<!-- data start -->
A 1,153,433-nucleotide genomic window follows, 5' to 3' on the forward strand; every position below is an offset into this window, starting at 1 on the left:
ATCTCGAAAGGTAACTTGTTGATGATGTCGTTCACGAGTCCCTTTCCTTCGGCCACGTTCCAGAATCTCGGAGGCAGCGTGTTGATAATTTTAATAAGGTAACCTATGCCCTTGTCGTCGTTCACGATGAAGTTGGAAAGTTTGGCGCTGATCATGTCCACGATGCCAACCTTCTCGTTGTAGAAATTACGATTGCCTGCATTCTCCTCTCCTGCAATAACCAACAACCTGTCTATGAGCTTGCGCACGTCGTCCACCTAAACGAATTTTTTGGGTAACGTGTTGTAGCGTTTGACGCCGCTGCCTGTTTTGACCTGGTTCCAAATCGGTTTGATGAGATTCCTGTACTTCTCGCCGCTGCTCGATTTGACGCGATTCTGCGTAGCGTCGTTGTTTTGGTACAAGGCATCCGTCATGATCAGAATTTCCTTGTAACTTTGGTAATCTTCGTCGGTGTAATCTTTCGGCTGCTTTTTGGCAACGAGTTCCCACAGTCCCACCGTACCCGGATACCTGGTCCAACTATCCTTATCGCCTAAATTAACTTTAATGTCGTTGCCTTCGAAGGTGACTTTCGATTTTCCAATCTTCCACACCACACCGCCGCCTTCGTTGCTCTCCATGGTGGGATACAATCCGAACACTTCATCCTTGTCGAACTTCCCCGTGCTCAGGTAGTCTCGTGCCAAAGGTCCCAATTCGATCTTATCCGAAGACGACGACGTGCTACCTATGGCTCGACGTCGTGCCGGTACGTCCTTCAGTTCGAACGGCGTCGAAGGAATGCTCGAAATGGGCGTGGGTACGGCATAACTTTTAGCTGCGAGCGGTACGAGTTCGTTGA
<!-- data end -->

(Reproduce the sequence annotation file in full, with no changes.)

A 1,153,433-nucleotide genomic window follows, 5' to 3' on the forward strand; every position below is an offset into this window, starting at 1 on the left:
ATCTCGAAAGGTAACTTGTTGATGATGTCGTTCACGAGTCCCTTTCCTTCGGCCACGTTCCAGAATCTCGGAGGCAGCGTGTTGATAATTTTAATAAGGTAACCTATGCCCTTGTCGTCGTTCACGATGAAGTTGGAAAGTTTGGCGCTGATCATGTCCACGATGCCAACCTTCTCGTTGTAGAAATTACGATTGCCTGCATTCTCCTCTCCTGCAATAACCAACAACCTGTCTATGAGCTTGCGCACGTCGTCCACCTAAACGAATTTTTTGGGTAACGTGTTGTAGCGTTTGACGCCGCTGCCTGTTTTGACCTGGTTCCAAATCGGTTTGATGAGATTCCTGTACTTCTCGCCGCTGCTCGATTTGACGCGATTCTGCGTAGCGTCGTTGTTTTGGTACAAGGCATCCGTCATGATCAGAATTTCCTTGTAACTTTGGTAATCTTCGTCGGTGTAATCTTTCGGCTGCTTTTTGGCAACGAGTTCCCACAGTCCCACCGTACCCGGATACCTGGTCCAACTATCCTTATCGCCTAAATTAACTTTAATGTCGTTGCCTTCGAAGGTGACTTTCGATTTTCCAATCTTCCACACCACACCGCCGCCTTCGTTGCTCTCCATGGTGGGATACAATCCGAACACTTCATCCTTGTCGAACTTCCCCGTGCTCAGGTAGTCTCGTGCCAAAGGTCCCAATTCGATCTTATCCGAAGACGACGACGTGCTACCTATGGCTCGACGTCGTGCCGGTACGTCCTTCAGTTCGAACGGCGTCGAAGGAATGCTCGAAATGGGCGTGGGTACGGCATAACTTTTAGCTGCGAGCGGTACGAGTTCGTTGA